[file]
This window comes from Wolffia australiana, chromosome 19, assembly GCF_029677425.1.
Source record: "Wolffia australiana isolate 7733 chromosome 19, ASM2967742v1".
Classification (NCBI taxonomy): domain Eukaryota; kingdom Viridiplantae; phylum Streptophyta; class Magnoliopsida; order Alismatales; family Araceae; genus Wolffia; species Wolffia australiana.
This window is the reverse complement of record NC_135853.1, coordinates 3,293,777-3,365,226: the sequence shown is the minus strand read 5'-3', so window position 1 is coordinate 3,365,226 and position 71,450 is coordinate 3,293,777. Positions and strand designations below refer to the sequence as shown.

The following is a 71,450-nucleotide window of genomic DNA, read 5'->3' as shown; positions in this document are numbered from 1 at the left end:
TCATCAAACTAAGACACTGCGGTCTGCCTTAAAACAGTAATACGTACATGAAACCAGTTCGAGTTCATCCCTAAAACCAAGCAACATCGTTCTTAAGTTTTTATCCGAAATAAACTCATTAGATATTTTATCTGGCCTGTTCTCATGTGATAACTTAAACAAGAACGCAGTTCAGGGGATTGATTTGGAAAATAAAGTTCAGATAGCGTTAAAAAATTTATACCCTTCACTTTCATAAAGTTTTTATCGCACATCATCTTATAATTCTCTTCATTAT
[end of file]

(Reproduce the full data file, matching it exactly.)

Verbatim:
This window comes from Wolffia australiana, chromosome 19, assembly GCF_029677425.1.
Source record: "Wolffia australiana isolate 7733 chromosome 19, ASM2967742v1".
Classification (NCBI taxonomy): domain Eukaryota; kingdom Viridiplantae; phylum Streptophyta; class Magnoliopsida; order Alismatales; family Araceae; genus Wolffia; species Wolffia australiana.
This window is the reverse complement of record NC_135853.1, coordinates 3,293,777-3,365,226: the sequence shown is the minus strand read 5'-3', so window position 1 is coordinate 3,365,226 and position 71,450 is coordinate 3,293,777. Positions and strand designations below refer to the sequence as shown.

The following is a 71,450-nucleotide window of genomic DNA, read 5'->3' as shown; positions in this document are numbered from 1 at the left end:
TCATCAAACTAAGACACTGCGGTCTGCCTTAAAACAGTAATACGTACATGAAACCAGTTCGAGTTCATCCCTAAAACCAAGCAACATCGTTCTTAAGTTTTTATCCGAAATAAACTCATTAGATATTTTATCTGGCCTGTTCTCATGTGATAACTTAAACAAGAACGCAGTTCAGGGGATTGATTTGGAAAATAAAGTTCAGATAGCGTTAAAAAATTTATACCCTTCACTTTCATAAAGTTTTTATCGCACATCATCTTATAATTCTCTTCATTAT